The show started, as it must, with a cute couple of kids welcoming the parents to the show. Then, a group of school-kids came out to play arirang on the recorder. Then, first-graders in traditional Korean outfits called Hanboks came out. They danced, and lip-synced to a Korean popular song whose lyrics were a complete mystery to me. Then, every five minutes, there was another show: third graders sat on the stage holding soda bottles containing beads; they shook them and pounded the floor in a percussion show. Then came some more third graders, all in yellow shirts and wearing faux American Indian headbands. They knocked together wooden sticks to the beat of a song I can’t remember.

Parents' row

For many acts, the parents moved up front, crowding the pit in front of the stage, and thrusting their cameras up to film the action. I though at some point there were more photographers than performers. I suspect the scene is familiar to anyone with kids in America.

There were no solo or duet acts. Korea isn’t big on the idea of individuals showing off, at least not at the public school level. The smallest group of kids was about six, who came out in berets and played their accordions in unison.

Meanwhile, behind the scenes, the classes lined up for their turn on the stage and frazzled teachers tried to keep the show together. It went on for about four hours, until finally, the crowd thinned out to the final sets of parents, the show closed and we all returned to our classrooms exhausted and ready to go home.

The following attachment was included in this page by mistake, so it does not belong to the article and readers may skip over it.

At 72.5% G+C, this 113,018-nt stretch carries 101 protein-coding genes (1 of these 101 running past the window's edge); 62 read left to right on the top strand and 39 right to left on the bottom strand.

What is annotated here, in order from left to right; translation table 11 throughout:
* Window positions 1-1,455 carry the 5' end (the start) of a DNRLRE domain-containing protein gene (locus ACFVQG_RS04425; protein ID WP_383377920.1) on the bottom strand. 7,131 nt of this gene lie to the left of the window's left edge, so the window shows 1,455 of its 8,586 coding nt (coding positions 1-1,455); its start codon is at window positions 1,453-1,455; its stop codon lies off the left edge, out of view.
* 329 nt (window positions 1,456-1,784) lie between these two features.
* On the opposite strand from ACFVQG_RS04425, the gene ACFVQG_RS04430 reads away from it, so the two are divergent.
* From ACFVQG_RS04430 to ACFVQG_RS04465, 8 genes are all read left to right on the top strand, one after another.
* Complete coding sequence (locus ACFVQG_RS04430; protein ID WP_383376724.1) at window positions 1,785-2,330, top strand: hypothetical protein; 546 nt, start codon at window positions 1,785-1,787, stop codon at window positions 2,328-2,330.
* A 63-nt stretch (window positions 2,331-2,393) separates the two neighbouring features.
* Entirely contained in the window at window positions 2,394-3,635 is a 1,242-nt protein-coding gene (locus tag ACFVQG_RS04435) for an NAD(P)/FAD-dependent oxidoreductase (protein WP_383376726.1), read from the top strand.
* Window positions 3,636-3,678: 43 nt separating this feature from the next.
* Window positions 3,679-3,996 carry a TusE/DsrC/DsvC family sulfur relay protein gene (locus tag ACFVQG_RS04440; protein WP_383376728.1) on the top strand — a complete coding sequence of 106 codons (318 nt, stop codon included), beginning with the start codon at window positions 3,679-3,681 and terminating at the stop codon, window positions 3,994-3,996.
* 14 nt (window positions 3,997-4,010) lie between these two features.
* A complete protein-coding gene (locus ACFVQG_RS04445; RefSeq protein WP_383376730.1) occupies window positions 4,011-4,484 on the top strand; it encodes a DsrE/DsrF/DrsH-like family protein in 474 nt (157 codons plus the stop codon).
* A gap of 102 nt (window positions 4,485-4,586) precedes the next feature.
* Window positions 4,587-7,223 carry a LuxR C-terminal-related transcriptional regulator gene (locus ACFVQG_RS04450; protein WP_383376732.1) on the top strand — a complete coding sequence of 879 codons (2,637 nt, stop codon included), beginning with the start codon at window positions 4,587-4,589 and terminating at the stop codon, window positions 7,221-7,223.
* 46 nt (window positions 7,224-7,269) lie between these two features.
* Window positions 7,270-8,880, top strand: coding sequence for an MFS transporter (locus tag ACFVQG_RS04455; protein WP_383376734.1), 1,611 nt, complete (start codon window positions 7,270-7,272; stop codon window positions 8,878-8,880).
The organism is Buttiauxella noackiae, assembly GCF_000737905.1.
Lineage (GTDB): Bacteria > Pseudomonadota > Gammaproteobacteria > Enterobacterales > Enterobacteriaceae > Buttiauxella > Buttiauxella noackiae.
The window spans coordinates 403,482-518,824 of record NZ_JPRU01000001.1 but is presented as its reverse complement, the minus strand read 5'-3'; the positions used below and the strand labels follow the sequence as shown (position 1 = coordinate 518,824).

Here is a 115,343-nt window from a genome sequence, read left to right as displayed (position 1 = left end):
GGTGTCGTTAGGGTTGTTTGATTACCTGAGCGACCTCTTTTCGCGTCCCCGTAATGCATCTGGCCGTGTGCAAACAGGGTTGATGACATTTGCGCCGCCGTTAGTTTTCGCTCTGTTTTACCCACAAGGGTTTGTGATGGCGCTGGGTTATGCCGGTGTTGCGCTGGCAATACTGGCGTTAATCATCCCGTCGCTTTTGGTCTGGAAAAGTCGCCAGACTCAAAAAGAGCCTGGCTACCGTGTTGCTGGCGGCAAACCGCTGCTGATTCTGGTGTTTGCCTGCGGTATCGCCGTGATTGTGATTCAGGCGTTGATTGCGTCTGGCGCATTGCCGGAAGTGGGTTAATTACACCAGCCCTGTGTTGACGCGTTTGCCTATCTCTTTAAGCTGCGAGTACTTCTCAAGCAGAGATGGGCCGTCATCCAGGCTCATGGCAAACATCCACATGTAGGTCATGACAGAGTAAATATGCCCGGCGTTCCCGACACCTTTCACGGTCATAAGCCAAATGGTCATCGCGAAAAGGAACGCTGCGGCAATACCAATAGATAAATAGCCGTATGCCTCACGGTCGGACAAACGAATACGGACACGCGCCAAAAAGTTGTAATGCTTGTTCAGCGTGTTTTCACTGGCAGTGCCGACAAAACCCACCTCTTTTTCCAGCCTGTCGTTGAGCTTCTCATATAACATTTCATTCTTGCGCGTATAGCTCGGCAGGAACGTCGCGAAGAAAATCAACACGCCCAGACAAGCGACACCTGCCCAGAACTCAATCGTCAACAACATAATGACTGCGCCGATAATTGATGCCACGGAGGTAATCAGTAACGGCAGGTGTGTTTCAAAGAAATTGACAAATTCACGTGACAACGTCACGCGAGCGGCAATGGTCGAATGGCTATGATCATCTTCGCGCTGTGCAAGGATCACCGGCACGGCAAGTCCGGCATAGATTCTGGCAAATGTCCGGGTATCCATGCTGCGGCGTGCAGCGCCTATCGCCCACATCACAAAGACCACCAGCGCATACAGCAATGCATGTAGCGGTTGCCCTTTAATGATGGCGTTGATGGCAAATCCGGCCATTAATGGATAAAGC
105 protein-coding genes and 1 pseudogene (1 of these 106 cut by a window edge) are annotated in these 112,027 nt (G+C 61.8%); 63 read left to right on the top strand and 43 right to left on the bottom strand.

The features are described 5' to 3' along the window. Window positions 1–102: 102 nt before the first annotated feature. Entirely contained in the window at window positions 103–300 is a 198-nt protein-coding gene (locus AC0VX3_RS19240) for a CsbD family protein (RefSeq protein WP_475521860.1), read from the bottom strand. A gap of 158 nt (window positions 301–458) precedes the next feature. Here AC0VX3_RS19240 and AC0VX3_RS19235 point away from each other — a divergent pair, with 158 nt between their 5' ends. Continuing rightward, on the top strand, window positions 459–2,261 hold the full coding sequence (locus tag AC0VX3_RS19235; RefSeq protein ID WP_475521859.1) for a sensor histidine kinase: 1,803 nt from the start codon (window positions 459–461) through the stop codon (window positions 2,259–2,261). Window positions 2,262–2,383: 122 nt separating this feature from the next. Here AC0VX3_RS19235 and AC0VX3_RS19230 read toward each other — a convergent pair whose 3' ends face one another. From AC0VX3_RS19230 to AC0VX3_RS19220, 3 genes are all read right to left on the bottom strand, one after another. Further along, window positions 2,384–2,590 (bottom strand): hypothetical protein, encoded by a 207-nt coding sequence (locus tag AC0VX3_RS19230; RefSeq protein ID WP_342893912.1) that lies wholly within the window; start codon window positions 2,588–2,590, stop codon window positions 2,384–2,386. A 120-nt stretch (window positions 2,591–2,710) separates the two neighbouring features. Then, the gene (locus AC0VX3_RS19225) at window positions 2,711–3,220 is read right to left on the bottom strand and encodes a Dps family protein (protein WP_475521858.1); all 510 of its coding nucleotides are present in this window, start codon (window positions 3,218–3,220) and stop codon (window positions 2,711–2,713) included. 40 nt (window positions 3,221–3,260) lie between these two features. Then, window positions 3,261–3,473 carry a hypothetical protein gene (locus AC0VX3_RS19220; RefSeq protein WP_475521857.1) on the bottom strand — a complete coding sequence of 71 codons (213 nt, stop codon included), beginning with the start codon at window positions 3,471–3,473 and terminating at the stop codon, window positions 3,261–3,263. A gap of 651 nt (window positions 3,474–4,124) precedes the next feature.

(Akasha )
School festivals are awesome, so different from MN school festivals.  (One day I’ll do a US/ ROK elementary compare and contrast entry) My schedule was rearranged for a month as each class rehearsed during 6th period for the month.)  Classes were cancelled the day before the big show for dress rehearsal.  All students sat in the gym and watched the dress rehearsal.  It was the noisiest, most rambunctious “watching” I’ve ever seen.  During the actual production the teachers were busy watching/ helping the show.  Classes that weren’t on stage or in que were supervised by one teacher per floor,  a 1/120 adult/ student ratio!

Kindergartners exiting performance #2

Most of the performances were very similar to Mike’s school festival.  The big difference and most memorable was the “play” the 6th graders performed.  It went from birth to death.  It covered being born, first day of school, first day of middle school, studying for national exams, graduations, fun with friends, going to college (Harvard), compulsory military service, falling in love, graduation,  getting married, having babies, a soju rage (professional men binge drinking and questioning the life, very existential and ugly, usually around age 60) getting old, and dying.  It was awesome and the one the kids really paid attention to.  Super fun, if not a little depressing.

soju stupor

The performances were spotless.  The parents seemed pleased, and the kids had fun.  None of this would have happened back home, it was strange and wonderful.